When viewed collectively, the individual characteristics of each painting exudes from within their compositions. Some of the paintings dance across the massive landscape of canvas in brilliant hues of red and yellow; while others remain static, but no less active, in somber tones of monochromatic blue and grey. The quick, frenetic application of paint is done in loose blocks of colors that are juxtaposed against highly gestural strokes. These strokes create movement that trace the forms of the abstracted and segmented beasts. Imbued with a sense of freedom, these creatures are figural representations of the artist's present state of mind. By painting with such vigor and abandon, Swangstu is emphasizing his newly discovered freedom as an artist. Lest one begins to view Swangstu's paintings as pastoral archetypes, these works are not intended to be a direct reference to livestock, nor is that the artist's central narrative. Instead, the subject matter is meant to reflect and incorporate the years Swangstu has spent working with cattle. The hidden subject, as it were, is the paint and canvas. The canvas serves as the vehicle for the artist's intensive search for true authenticity, while the gestural strokes of paint emphasize his search for a new perspective. In this process of pursuing his own artistic individuality, Swangstu has successfully blended his training as an artist with his passion for sustainable farming.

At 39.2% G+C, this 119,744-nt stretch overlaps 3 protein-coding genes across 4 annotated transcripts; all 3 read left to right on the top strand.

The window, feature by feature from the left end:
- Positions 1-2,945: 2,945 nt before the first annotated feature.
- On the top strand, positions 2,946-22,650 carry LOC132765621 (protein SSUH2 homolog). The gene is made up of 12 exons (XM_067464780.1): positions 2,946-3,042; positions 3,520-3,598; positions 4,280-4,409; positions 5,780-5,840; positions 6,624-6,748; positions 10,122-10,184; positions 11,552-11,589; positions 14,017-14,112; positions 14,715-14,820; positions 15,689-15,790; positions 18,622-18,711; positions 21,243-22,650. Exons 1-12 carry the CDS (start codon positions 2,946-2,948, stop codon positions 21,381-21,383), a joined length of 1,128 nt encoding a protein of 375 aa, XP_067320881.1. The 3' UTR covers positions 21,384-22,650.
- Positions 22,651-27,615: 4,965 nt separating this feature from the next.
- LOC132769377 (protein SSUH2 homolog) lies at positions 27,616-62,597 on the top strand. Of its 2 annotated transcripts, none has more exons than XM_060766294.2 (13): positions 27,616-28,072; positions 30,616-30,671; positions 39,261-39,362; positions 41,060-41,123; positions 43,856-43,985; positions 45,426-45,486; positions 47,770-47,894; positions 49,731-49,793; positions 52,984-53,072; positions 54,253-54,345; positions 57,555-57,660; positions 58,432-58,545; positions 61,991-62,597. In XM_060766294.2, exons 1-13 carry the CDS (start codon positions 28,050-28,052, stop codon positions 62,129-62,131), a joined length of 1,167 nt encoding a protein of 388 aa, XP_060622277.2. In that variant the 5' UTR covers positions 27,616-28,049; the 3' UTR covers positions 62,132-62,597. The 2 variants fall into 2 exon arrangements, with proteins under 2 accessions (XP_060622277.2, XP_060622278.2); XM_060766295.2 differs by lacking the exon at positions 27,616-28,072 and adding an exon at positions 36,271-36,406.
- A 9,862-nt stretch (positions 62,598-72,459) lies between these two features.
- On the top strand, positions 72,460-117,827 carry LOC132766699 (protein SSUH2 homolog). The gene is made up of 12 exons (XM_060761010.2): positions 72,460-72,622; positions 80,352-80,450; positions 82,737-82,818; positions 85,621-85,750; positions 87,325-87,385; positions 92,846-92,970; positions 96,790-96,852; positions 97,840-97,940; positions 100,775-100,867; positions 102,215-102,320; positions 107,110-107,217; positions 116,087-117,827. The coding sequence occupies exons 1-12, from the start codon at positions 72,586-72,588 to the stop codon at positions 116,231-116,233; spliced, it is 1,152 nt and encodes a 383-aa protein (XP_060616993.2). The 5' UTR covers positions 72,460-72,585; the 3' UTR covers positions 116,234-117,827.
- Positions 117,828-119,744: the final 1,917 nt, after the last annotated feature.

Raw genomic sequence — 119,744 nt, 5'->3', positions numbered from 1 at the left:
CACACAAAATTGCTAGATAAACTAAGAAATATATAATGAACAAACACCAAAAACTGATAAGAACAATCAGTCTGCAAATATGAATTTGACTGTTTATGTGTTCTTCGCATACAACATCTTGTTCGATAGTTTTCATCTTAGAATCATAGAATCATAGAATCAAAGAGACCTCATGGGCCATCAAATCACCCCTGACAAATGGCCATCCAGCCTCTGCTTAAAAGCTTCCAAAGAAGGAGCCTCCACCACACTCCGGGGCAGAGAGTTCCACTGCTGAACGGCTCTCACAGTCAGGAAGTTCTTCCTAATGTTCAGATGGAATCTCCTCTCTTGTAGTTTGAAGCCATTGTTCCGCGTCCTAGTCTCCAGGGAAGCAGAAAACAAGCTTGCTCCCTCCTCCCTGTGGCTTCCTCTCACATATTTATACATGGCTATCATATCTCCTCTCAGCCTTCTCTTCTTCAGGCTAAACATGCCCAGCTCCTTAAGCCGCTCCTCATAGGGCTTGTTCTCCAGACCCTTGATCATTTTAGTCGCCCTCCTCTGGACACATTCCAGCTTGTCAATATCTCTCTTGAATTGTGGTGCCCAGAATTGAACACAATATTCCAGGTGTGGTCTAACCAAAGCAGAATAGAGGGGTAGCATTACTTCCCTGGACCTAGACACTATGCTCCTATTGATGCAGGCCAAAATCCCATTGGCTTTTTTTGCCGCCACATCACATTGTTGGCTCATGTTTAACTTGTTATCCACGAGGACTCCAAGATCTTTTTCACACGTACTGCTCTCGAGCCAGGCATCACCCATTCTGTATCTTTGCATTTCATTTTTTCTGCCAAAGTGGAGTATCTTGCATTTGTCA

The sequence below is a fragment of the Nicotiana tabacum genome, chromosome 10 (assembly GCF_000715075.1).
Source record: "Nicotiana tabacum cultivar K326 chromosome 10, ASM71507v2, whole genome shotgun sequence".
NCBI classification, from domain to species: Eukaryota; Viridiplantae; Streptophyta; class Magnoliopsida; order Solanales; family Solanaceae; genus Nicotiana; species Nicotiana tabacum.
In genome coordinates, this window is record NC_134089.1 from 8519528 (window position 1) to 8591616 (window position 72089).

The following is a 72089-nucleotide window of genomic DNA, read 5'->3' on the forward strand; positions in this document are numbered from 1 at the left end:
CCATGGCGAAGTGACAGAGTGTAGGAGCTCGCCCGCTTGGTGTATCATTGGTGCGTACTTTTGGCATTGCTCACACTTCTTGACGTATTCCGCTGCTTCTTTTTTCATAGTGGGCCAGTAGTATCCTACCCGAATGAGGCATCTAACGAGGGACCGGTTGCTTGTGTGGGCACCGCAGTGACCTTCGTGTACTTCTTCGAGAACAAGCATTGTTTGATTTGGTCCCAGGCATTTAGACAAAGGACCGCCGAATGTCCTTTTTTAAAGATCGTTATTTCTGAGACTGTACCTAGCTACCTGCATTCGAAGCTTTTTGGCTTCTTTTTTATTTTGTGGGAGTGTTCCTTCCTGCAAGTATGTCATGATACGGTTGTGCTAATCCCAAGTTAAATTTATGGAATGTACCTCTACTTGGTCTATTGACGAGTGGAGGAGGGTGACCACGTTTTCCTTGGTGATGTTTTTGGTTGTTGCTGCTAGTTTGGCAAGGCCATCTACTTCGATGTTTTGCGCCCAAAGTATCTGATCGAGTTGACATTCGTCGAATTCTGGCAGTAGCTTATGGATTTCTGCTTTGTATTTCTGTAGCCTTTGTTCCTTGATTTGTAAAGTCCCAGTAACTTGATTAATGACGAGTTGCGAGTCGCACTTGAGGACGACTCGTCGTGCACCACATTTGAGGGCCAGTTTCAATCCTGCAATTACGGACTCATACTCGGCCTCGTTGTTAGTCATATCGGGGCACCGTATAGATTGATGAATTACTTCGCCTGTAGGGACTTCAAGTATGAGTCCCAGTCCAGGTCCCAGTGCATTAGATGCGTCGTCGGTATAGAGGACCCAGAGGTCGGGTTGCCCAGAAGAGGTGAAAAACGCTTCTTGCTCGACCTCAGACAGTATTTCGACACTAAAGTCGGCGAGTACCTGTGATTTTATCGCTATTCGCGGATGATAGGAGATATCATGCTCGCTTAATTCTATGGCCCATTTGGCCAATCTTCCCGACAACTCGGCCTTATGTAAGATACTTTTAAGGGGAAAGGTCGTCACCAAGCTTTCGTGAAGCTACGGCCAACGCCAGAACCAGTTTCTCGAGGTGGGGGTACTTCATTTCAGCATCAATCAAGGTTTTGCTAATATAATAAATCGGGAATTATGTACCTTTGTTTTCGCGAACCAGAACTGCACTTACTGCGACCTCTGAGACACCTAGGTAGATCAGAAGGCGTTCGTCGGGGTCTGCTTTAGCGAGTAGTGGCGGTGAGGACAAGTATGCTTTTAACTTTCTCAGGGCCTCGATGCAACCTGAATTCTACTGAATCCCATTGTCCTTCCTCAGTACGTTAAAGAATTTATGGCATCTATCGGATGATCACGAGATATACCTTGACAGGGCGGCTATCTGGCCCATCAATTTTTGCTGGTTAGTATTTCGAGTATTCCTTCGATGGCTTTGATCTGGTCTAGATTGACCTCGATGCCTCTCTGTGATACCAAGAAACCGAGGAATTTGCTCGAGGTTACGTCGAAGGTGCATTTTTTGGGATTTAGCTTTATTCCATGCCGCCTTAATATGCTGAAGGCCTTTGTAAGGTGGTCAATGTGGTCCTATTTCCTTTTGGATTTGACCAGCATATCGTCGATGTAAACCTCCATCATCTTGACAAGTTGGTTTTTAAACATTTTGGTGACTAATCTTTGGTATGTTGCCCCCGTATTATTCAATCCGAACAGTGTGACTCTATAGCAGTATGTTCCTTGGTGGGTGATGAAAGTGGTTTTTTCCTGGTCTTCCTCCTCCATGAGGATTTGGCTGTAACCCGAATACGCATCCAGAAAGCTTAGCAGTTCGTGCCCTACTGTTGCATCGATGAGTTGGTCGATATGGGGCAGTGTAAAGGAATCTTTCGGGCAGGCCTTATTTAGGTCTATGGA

Lori Raye Erickson

September 1 - October 28, 2017
Front Gallery


Top Left to Right:  Four Score and Seven Years, Sad Sam, Solemnly Swear, The Rising Tide of Discontent;  all m ixed media on wood